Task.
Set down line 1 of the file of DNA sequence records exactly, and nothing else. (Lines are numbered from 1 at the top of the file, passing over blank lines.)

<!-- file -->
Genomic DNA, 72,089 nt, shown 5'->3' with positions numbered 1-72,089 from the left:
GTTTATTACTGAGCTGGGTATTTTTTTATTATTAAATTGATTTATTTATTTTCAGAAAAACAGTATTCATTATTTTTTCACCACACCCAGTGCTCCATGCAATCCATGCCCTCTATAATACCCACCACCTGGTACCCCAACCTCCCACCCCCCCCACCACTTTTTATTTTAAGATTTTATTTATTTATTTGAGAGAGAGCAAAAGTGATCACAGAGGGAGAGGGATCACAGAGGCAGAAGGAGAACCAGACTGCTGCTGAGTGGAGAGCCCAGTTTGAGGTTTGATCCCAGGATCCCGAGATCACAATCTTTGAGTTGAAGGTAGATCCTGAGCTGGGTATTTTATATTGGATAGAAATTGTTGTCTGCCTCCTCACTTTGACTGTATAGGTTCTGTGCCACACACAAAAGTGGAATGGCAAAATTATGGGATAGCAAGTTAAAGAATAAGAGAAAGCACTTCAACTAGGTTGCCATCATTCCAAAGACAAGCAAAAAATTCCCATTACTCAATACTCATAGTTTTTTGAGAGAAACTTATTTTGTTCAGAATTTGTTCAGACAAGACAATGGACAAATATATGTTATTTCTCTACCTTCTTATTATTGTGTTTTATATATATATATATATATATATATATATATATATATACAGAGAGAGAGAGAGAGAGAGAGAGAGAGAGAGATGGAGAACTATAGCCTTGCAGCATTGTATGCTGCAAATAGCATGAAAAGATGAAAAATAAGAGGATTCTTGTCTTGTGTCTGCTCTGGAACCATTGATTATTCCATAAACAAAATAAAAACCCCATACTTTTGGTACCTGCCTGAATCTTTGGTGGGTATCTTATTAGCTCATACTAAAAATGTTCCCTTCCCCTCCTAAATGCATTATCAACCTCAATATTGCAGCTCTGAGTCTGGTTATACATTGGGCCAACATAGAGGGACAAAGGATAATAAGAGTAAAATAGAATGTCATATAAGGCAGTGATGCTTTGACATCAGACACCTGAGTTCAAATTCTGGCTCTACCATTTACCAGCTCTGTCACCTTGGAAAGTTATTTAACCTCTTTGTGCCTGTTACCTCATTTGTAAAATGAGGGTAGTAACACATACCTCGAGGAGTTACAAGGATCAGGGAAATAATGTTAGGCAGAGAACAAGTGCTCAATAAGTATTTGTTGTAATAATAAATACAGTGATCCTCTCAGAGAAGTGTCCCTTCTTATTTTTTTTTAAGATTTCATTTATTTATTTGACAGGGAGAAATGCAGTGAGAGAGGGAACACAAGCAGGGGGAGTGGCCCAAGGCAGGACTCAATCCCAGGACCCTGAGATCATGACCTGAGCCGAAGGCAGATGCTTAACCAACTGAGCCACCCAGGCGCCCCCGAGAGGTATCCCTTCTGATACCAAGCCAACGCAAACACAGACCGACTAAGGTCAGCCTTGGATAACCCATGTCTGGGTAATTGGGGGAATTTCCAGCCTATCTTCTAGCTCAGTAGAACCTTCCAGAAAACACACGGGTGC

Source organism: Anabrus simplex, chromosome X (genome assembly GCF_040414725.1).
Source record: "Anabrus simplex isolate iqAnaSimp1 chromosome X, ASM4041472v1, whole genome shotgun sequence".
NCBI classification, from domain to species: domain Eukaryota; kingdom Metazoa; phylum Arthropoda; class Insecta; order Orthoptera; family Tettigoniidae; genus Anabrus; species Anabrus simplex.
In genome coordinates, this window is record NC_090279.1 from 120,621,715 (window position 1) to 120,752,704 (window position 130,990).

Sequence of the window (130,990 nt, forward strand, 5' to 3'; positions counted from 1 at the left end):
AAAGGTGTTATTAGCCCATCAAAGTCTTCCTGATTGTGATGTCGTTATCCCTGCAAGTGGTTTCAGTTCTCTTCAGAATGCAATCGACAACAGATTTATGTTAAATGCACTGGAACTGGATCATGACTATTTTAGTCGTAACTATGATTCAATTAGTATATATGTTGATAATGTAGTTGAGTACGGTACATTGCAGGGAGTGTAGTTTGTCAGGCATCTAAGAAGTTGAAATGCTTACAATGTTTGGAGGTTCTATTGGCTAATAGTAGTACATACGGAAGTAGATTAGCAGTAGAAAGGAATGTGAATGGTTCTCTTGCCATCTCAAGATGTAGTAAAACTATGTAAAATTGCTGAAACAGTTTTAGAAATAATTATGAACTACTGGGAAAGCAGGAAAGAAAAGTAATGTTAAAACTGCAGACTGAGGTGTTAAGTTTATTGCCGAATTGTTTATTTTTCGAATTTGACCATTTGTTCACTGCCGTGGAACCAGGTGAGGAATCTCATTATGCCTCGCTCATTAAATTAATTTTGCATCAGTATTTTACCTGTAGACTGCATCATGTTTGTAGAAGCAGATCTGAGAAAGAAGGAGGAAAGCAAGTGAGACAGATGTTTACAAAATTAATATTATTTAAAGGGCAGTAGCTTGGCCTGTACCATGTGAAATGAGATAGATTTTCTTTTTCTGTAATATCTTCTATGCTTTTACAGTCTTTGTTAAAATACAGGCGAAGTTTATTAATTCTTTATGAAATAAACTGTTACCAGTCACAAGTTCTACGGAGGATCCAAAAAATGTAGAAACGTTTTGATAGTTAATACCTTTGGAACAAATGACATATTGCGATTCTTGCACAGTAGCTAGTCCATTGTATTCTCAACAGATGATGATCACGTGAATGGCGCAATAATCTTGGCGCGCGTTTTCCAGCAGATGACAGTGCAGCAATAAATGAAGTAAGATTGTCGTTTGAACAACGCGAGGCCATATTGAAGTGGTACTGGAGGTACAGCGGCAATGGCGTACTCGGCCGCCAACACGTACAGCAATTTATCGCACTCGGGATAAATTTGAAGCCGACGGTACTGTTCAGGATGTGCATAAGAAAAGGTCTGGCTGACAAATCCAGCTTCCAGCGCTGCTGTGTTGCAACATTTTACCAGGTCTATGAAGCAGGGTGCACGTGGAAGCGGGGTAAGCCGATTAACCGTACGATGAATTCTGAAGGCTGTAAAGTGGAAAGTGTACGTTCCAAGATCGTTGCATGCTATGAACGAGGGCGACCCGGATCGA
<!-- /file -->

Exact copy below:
Genomic DNA, 72,089 nt, shown 5'->3' with positions numbered 1-72,089 from the left: